Two Mondays ago Hazel took me as her guest to a BAFTA screening for No Country For Old Men . Hazel won a BAFTA scholarship last year, and one of the perks is that she's invited to all sorts of screenings and events. There seems to be one nearly every night.
No Country For Old Men is not my favorite Cormac McCarthy novel (I'm partial to Blood Meridian, All the Pretty Horses, and The Road), but the Coen brothers have identified the spine of the thing and planted it in the dust of the West like a tombstone for a more comforting age in America's history, when the enemy wasn't as empty and unfeeling as the nihilistic killer Anton Chigurh, played with placid efficiency by Javier Bardem. When asked in Q&A how he found the character, he replied simply that it began with "the haircut" (Josh Brolin said that when Bardem walked out with that haircut for the first time, he complained, "I'm not going to get laid for three months").
McCarthy has written many beautiful elegies for the West; this one also ushers in something chilling in the form of Chigurh, whose weapon of choice, a percussion stun gun used on cattle, is the perfect symbol of a supposedly more civilized age but which seems clinical and soulless in its proficiency. Josh Brolin plays Llewelyn Moss, an ordinary man who finds a suitcase filled with $2 million in cash out in the Texas countryside, the remnants of a drug deal gone bad. Is there any cinematic symbol more pure than a suitcase of cash?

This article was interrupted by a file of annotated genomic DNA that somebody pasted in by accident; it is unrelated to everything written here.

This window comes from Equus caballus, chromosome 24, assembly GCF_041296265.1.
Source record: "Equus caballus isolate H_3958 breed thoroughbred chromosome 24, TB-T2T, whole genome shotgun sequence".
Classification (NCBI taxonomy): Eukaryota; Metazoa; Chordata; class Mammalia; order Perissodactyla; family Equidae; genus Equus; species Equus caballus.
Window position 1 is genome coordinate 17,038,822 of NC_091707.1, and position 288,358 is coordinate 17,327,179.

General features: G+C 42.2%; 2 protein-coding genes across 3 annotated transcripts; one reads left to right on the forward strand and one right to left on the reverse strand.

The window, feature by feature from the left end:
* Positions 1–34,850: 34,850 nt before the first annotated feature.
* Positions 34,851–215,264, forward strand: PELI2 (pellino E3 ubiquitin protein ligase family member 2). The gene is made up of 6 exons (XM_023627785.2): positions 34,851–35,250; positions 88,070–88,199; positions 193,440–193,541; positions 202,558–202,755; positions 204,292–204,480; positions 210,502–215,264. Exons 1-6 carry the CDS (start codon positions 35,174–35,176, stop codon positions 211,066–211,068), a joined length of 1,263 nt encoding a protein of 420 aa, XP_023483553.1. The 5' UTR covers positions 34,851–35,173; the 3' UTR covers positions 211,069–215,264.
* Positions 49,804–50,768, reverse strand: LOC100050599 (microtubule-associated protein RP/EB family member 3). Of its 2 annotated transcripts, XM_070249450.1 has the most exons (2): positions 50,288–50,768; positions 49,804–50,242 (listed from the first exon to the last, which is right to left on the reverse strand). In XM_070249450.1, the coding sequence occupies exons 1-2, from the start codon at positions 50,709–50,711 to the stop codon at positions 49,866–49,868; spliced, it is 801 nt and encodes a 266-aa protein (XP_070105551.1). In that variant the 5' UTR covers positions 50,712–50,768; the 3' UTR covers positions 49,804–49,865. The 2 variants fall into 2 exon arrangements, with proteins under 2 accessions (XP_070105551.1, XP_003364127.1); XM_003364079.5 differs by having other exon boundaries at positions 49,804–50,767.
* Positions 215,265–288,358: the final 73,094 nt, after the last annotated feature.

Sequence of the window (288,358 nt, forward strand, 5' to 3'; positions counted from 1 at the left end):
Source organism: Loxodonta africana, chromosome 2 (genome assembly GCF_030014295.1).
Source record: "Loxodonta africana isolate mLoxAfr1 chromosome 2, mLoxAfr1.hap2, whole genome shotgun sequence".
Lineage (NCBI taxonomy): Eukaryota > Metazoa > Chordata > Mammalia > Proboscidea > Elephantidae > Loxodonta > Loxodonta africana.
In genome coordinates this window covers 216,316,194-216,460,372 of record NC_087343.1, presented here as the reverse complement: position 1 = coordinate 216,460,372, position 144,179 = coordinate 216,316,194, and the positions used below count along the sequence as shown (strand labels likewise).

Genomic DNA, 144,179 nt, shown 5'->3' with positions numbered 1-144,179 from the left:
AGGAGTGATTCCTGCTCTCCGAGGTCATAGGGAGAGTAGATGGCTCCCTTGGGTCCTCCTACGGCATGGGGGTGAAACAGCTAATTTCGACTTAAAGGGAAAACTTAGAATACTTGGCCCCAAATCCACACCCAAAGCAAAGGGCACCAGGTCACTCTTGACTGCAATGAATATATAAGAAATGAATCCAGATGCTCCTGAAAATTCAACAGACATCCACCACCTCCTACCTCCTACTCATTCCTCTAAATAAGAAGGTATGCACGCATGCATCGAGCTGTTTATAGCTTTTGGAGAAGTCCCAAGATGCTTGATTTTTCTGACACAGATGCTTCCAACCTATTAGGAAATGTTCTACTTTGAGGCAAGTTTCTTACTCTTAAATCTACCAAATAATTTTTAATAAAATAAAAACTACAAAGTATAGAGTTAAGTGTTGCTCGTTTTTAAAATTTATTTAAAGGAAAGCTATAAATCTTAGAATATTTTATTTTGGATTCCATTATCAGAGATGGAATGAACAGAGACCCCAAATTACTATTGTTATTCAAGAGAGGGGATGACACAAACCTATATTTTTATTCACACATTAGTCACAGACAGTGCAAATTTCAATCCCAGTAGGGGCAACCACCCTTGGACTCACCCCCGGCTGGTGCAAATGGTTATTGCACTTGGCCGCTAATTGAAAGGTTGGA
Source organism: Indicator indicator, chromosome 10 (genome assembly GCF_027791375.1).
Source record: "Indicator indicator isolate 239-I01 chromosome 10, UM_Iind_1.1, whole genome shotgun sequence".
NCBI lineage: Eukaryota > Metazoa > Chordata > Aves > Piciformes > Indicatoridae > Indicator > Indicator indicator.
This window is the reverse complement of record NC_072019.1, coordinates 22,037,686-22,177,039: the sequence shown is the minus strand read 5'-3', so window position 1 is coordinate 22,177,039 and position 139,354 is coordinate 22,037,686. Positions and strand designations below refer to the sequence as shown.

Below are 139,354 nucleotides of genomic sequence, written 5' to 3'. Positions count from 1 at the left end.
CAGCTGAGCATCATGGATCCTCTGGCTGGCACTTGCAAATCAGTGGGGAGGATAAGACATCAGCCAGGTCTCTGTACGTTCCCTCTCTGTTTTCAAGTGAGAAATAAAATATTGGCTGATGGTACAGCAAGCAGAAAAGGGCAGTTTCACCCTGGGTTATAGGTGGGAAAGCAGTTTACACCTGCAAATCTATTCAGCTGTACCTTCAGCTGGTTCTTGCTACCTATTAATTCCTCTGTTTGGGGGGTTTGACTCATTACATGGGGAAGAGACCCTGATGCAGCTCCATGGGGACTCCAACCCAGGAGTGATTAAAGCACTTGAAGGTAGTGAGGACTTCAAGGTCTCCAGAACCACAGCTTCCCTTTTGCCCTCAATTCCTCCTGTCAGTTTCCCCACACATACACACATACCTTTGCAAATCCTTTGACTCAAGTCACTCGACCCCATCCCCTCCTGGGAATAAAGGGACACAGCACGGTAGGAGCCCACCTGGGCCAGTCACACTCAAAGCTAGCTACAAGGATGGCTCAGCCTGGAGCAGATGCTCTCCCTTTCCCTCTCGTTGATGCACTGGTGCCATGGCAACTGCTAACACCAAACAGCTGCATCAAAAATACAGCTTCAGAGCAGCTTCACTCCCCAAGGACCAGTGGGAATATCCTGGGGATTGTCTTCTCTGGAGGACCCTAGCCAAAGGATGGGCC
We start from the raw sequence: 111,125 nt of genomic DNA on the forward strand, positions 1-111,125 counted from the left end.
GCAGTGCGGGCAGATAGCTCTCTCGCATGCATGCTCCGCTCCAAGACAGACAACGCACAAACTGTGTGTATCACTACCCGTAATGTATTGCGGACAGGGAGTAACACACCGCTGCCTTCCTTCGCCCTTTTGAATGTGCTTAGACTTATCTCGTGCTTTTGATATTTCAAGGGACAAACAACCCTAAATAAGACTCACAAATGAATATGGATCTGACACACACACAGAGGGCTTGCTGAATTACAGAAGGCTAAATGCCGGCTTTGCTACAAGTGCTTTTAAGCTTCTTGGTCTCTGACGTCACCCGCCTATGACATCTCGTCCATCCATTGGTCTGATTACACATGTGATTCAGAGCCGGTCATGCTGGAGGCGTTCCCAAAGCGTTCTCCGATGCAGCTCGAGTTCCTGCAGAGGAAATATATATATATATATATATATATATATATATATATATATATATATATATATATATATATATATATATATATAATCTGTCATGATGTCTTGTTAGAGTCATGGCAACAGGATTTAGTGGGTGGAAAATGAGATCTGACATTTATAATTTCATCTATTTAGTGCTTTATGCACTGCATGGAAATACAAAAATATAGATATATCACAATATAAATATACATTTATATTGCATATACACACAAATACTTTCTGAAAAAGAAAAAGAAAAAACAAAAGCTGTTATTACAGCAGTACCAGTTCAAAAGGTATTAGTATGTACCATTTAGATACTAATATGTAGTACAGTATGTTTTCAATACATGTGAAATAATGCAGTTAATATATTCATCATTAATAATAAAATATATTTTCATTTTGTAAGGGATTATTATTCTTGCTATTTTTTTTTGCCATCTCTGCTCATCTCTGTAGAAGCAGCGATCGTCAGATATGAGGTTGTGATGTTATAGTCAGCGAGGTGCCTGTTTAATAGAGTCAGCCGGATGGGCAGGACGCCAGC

Moss decides to keep the money, and Chigurh, whom we've already met, comes after him like a bounty hunter from hell. Tommy Lee Jones, as a lawman following the trail of carnage behind Moss and Chigurh, has a face nearly as metaphoric as the cattle gun. Every crag and nook of Jones's face seems like a record of the history of the land. Jones knows that times have changed, that Chigurh represents a new sort of evil and darkness in the world, one he doesn't understand and one he fears he can't overcome.
From the opening shot, you know you are in the hands of craftsmen who control the tension in the film as easily as a violinist tightening a string on his instrument. It's a strong return to form for the Coen brothers whose Ladykillers was a big disappointment. There is at times a sense of stasis in the film; some of the characters are who they are, and they aren't about to change over the course of two hours (that's McCarthy's influence also). But it's a damned enjoyable two hours, and every time Javier Bardem appears on screen, you get a knot in your stomach that's tied together with one strand of suspense and another of glee.
The cast also includes Woody Harrelson and Kelly McDonald (great the first time I saw her in Trainspotting, she manages to extract a lot from playing Moss's wife; it's not easy being a woman in a McCarthy novel).
NOTE: One of my film school classmates Chris Carroll was an intern on the shoot and gets his own line in the credits under the camera crew. Look for him under "Intern."